Arbitration Required in Long-Term Care Negligence Case

Elder Law Answers Case Summary.The Illinois Appellate Court enforces an arbitration agreement referencing the American Arbitration Association’s rules after a woman attempted to sue her nursing home for negligence. In Rotan v. Unlimited Development (Ill. App. Ct., NO. 5-22-0182, February 22, 2023).

Edith Rotan filed a personal injury complaint against her nursing home, Parkway Manor. The nursing home moved to compel arbitration and stay the proceedings according to the residency and arbitration agreements.

The trial court found it had the authority to decide whether the case must go to arbitration or could proceed in court. Then concluding that the residency and arbitration agreements failed to incorporate each other, the trial court denied the nursing home’s motion to compel arbitration. Parkway Manor appealed.

The issue on appeal is which decision maker — the arbitrator or the court — has the power to determine whether arbitration or litigation is appropriate to resolve the matter. To answer this question, the court examines whether the agreement between Ms. Rotan and Parkway Manor delegated the question of arbitrability to an arbitrator. Relying on the American Arbitration Association’s rules, the nursing home argued that the authority to decide the arbitrability issue rests with the arbitrator, not the trial court.

The court of appeals agrees with Parkway Manor. Under Illinois Supreme Court Case Rent-A-Center, the trial court’s focus on the separateness of the residency and arbitration agreements was unnecessary. Under Rent-A-Center, the trial court did not have to decide whether the arbitration agreement was part of the nursing home admission documents. Since Ms. Rotan did not challenge the provision giving the arbitrators authority, the court must treat the arbitration agreement as valid and enforce it.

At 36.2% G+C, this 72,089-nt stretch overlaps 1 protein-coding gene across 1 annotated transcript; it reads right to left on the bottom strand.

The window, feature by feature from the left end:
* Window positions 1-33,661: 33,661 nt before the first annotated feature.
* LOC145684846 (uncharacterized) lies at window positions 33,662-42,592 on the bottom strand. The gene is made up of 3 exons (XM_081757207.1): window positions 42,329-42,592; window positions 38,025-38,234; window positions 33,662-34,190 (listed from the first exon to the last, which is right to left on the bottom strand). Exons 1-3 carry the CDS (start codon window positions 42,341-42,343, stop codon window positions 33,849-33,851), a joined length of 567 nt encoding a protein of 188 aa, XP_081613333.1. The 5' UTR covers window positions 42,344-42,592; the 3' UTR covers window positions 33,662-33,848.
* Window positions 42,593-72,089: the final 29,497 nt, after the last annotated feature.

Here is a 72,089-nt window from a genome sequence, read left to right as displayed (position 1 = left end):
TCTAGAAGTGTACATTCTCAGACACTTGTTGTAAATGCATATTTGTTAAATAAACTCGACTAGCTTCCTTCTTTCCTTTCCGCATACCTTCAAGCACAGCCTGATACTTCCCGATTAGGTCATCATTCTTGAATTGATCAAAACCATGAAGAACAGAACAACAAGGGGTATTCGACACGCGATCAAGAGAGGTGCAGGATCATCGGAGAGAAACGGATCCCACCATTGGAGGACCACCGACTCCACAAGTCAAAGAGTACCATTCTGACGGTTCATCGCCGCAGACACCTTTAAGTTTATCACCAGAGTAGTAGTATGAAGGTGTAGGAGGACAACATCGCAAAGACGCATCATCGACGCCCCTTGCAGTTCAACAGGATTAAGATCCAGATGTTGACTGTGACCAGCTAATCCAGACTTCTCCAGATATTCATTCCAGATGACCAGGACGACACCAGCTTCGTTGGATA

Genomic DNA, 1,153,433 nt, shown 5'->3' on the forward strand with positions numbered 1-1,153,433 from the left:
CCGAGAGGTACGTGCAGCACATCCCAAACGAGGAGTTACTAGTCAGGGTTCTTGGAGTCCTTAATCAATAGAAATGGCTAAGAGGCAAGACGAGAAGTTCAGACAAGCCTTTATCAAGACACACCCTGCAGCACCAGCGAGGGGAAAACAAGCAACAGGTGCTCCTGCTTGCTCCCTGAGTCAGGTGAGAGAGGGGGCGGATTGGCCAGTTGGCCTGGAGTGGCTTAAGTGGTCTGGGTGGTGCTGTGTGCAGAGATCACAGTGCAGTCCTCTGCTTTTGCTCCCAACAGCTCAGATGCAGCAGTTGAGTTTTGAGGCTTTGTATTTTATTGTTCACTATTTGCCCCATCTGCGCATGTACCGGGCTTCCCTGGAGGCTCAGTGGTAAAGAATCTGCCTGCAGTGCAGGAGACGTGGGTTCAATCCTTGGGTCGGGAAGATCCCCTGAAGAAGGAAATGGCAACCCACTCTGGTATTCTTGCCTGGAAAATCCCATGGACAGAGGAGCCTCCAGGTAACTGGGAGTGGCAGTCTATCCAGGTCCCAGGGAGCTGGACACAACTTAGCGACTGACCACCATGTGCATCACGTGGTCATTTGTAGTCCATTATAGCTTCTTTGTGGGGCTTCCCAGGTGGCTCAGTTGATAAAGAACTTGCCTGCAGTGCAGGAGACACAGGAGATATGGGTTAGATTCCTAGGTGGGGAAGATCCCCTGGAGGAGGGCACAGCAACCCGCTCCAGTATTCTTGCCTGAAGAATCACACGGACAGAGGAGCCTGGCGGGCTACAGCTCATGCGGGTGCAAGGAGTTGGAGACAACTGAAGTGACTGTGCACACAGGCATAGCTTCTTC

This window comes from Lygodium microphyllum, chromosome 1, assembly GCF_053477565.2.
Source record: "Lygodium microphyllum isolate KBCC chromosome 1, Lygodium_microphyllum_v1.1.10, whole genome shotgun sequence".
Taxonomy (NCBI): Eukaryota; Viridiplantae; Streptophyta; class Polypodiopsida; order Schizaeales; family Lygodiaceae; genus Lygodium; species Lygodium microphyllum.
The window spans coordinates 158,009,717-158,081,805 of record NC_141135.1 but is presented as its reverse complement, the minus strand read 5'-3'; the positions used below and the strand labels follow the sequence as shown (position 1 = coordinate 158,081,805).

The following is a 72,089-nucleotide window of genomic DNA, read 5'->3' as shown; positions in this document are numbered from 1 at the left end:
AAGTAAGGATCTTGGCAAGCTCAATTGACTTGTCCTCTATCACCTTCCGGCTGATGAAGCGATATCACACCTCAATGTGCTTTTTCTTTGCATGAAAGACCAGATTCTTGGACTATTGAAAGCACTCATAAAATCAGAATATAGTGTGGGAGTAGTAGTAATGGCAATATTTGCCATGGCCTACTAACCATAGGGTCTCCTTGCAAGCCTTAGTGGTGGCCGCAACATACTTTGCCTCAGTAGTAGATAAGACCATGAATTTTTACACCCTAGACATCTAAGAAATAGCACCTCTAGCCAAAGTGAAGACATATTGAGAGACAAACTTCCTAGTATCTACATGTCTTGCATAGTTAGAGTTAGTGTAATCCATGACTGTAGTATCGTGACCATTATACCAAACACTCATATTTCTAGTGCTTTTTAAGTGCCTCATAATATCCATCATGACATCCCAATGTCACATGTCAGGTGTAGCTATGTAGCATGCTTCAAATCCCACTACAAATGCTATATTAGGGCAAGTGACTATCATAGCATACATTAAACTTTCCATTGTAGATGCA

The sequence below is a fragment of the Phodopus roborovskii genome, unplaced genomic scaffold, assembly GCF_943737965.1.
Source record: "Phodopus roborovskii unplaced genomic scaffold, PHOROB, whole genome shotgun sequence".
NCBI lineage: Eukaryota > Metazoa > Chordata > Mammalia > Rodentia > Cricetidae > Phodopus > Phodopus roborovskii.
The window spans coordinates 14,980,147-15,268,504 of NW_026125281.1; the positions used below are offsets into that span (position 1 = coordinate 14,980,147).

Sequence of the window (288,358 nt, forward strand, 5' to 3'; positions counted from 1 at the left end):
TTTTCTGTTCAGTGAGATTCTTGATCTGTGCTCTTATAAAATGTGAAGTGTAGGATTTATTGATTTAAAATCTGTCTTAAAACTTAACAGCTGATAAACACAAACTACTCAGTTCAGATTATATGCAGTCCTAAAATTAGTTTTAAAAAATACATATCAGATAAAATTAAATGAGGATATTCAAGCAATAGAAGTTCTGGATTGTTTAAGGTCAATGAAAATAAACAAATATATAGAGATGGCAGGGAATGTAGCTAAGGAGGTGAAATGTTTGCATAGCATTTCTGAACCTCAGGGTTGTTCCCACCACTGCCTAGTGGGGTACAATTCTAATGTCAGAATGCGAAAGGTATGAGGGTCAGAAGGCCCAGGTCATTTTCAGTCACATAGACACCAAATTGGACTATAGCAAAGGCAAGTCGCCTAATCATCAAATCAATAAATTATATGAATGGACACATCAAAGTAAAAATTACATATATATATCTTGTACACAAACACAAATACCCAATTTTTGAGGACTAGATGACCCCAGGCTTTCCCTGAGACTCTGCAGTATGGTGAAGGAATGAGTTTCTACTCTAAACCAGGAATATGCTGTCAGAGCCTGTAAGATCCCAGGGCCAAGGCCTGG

The agreement’s incorporation of the American Arbitration Association’s rules provided clear and unmistakable evidence that the parties intended to delegate the arbitrability decision to an arbitrator, not the court. The AAA rules allow the arbitrator to rule on its jurisdiction.

When a contract assigns arbitrability to arbitrators, the court must respect it unless it is invalid. Ms. Rotan did not argue that the arbitration agreement was unconscionable. While she asserted that the arbitration agreement did not apply to her lawsuit, this goes to the scope of the agreement, not its validity, and the arbitrator resolves scope questions. Because the contract referenced the AAA rules, which allow the arbitrator to decide on its jurisdiction, and Ms. Rotan did not argue that the contract was invalid, the court must respect the contract and uphold arbitration.

Allowing arbitration to move forward, the appellate court vacates the trial court’s findings and reverses its order.

Dissenting, Justice Cates disagrees with the majority’s conclusion that the reference to the AAA rules delegated the arbitrability question to an arbitrator. The American Arbitration Association has many sets of rules, and it is unclear to which rules the agreement refers. Mandating arbitration would render the provision in the contract that calls for a bench trial in case of litigation obsolete. As an unsophisticated party, Ms. Rotan did not understand the AAA regulations.

Read the opinion here.